Persistent Classmates: How Familiarity with Peers Protects from Disruptive School Transitions
AbstractStudents' social networks are deeply disrupted during school transitions and students start in a classroom environment where almost all their peers are new. In this study, we investigate the consequences of keeping partly the same classmates during the transition to high school. To overcome the issue of endogenous selection across classes, we exploit rare natural experiment settings in which students are plausibly randomly allocated to classes within high schools. Two estimation strategies are presented and provide the same results. We find that each classmate who was already in a student's class in the last grade of middle school reduces substantially the risk of grade retention in 10th grade, but also in following grades. For low-ability students, the effect amounts to minus 1 percentage point per "persistent classmate", without increasing the risk of dropping out. A number of robustness checks are provided. By analyzing the distribution of the effect, we show that it is the strongest for students who are the most likely to experience a difficult transition, i.e. low-ability, low-SES students from low-quality middle schools. The underlying mechanisms are examined. Our results suggest that grouping students who already know each other during school transitions would constitute an efficient, no-cost policy lever to improve overall achievement and equality in high schools.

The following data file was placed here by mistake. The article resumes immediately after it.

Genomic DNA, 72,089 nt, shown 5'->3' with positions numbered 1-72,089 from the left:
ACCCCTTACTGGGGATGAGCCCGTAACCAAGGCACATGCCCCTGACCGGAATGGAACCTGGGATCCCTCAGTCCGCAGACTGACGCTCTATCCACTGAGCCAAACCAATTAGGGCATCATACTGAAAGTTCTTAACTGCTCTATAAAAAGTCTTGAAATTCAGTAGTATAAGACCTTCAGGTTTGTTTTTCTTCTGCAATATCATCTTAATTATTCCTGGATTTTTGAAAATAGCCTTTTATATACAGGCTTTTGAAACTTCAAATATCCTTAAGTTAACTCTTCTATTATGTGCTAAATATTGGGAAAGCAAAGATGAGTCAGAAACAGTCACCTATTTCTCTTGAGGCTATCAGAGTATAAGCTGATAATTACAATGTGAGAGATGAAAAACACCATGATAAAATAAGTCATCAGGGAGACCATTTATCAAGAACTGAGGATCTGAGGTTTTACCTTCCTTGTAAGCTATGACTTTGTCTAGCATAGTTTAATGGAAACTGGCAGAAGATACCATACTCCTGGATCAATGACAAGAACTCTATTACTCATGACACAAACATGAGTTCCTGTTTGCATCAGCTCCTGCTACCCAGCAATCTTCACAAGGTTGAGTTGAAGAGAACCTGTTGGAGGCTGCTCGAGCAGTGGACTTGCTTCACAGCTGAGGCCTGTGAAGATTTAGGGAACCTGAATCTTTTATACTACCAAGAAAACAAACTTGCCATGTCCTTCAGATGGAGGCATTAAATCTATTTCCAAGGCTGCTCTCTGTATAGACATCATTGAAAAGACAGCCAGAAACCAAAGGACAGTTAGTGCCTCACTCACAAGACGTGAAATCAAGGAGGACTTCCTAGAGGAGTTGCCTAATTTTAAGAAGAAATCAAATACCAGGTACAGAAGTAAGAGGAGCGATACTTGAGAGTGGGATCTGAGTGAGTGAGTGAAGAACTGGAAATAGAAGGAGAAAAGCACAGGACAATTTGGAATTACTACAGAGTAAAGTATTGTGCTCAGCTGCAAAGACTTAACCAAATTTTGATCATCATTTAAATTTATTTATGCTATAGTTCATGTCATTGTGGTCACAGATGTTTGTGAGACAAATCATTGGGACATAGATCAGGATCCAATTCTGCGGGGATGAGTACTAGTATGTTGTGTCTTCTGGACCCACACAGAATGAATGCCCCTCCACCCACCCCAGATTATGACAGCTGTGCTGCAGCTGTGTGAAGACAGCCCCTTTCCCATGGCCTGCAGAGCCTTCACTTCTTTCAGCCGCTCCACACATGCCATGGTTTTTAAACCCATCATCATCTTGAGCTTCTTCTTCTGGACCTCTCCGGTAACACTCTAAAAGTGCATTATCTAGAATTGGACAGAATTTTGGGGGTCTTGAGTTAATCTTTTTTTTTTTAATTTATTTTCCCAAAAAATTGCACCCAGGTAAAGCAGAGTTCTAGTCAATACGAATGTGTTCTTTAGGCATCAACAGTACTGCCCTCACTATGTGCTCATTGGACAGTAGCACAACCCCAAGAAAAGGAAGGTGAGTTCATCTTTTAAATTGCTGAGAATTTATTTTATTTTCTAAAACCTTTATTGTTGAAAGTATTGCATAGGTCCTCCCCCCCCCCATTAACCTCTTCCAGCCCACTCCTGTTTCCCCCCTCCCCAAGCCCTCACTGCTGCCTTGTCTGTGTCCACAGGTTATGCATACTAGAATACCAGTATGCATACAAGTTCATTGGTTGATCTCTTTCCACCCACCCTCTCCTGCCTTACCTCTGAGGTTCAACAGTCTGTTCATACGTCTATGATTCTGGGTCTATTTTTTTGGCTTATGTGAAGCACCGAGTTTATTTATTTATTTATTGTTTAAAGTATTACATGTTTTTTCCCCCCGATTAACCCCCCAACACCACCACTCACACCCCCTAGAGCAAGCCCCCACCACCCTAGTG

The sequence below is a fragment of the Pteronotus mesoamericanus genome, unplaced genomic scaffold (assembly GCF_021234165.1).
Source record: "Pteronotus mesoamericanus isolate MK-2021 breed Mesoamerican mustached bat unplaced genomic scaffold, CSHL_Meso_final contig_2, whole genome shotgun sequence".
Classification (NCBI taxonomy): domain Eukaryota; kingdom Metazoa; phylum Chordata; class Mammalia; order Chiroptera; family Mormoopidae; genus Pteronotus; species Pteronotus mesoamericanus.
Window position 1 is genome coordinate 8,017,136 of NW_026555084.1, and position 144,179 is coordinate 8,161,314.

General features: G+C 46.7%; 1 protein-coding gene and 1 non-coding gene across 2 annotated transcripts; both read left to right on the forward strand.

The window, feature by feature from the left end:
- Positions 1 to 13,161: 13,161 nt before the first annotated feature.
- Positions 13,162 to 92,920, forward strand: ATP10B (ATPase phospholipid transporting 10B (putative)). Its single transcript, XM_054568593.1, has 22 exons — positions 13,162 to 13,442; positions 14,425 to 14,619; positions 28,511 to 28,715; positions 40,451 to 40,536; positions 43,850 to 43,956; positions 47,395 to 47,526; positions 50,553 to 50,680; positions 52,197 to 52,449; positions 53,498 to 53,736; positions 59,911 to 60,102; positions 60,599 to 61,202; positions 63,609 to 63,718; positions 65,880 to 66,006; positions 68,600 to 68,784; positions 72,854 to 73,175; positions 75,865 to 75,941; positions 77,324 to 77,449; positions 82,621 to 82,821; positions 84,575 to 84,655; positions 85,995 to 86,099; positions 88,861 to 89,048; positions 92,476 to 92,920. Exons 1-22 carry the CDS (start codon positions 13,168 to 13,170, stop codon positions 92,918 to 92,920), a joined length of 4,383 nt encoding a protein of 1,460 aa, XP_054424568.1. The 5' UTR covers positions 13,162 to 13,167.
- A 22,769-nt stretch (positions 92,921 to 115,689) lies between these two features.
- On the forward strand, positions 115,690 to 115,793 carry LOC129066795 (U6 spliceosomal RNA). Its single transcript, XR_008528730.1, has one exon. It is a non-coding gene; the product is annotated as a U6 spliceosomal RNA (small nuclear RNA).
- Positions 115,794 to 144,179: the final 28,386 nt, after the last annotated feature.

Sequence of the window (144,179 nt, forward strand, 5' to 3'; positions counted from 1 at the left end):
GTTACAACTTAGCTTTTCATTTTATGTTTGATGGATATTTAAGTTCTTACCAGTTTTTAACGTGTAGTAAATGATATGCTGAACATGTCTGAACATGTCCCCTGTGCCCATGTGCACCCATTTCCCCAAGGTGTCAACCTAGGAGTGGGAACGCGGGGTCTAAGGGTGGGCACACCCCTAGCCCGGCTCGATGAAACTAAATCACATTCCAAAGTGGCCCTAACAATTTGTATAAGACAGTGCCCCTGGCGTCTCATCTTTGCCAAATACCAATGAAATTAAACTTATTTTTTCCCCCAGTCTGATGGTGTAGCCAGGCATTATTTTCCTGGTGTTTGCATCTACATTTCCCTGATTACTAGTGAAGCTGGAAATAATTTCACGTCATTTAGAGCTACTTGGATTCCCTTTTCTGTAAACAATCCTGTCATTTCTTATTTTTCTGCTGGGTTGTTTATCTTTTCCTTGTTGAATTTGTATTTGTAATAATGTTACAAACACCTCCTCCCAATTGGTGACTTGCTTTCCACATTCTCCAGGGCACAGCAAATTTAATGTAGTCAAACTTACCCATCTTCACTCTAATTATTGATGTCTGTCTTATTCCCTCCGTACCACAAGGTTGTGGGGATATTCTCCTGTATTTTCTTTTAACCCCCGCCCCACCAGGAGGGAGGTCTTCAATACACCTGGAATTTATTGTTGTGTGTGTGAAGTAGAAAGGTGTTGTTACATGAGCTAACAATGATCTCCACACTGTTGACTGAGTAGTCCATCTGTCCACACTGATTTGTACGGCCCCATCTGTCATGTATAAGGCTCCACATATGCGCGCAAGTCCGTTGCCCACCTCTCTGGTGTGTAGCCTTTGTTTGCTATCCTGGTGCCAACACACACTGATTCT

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Date of creation: Jul 2013
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Friendships ; Social Networks ; High schools ; Class composition ; Peer effects;
This paper has been announced in the following NEP Reports:
- NEP-ALL-2013-07-20 (All new papers)
- NEP-EDU-2013-07-20 (Education)
- NEP-SOC-2013-07-20 (Social Norms & Social Capital)
- NEP-URE-2013-07-20 (Urban & Real Estate Economics)
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